One of the members of my own home circle is Vernon Moore, a former Methodist missionary and now a business executive in a leading industrial company. He has frequently attended this medium’s séances. On more than one occasion he has been asked by an unknown communicator to comfort a loved one left behind. Whenever this has happened the communicator has not only given the full name but the complete address where his close relative was to be found.

Vernon was also involved in another remarkable happening. At one of this medium’s séances a strong voice announced through the trumpet that his name was Roderick McDonald. He said that he was interested in some work that Vernon was doing. The name was unknown to my friend, so he asked for more information.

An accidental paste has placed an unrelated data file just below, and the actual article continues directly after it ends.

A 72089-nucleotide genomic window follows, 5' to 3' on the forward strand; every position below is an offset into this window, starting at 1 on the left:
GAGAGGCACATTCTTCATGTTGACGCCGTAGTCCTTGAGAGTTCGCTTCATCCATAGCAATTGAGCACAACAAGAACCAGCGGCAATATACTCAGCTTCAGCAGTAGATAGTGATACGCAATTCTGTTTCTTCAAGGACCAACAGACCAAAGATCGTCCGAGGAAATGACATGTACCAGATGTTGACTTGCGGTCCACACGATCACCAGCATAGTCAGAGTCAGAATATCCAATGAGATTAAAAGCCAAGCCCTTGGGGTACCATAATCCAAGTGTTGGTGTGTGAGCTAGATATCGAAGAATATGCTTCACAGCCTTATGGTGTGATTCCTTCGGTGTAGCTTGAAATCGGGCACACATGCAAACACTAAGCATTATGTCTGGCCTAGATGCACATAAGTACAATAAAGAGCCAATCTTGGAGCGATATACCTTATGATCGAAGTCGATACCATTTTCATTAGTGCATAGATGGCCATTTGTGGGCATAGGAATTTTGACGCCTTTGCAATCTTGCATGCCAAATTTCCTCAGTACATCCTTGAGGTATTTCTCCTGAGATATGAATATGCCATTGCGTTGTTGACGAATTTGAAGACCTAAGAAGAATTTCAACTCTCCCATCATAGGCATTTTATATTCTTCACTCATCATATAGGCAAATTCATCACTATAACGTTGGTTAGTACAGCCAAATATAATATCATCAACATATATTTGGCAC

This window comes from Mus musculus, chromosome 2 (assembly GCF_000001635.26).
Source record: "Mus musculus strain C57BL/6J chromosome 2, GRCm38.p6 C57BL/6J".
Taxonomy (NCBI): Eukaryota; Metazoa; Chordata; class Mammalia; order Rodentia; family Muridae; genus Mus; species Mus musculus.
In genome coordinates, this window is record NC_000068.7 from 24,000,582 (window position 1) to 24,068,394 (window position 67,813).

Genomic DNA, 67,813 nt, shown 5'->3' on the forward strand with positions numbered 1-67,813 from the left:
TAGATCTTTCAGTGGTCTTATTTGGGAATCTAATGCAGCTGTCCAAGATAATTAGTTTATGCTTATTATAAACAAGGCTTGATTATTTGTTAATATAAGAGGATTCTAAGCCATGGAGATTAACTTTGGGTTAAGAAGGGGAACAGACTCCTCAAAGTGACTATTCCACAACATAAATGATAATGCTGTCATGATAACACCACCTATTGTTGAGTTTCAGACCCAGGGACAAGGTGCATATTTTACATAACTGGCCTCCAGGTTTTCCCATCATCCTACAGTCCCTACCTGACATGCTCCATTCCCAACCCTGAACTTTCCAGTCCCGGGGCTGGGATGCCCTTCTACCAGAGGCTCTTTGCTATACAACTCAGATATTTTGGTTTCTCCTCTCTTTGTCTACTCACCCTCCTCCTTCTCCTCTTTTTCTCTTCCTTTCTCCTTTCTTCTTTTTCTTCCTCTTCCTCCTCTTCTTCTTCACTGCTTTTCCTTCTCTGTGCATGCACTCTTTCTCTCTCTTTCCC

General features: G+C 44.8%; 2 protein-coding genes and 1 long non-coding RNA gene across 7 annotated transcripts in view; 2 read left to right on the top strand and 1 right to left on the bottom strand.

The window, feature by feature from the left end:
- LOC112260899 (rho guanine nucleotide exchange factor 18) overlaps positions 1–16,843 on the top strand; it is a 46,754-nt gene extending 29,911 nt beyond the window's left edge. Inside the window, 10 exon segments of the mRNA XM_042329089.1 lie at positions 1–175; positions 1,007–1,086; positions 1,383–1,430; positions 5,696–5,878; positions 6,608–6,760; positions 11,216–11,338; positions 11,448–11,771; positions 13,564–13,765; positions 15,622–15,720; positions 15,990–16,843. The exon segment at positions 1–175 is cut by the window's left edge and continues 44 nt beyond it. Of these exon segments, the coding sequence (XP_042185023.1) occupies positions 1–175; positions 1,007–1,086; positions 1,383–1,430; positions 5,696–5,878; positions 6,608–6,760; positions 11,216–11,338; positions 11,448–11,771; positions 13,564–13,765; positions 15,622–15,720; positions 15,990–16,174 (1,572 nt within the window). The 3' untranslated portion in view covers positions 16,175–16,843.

The communicator said that he had been a missionary and a doctor of medicine whose earthly career had ended some 46 years earlier by being murdered in Canton, China. Vernon experienced some difficulty in trying to confirm these statements. Finally he contacted the missionary society and the relatives mentioned by the communicator.

The society kindly offered to search through the records for the early part of the century. The result was corroboration that Roderick McDonald was a missionary in China. He had been a doctor of medicine and was murdered in Canton. The only variation was a difference of a year in the date of his passing.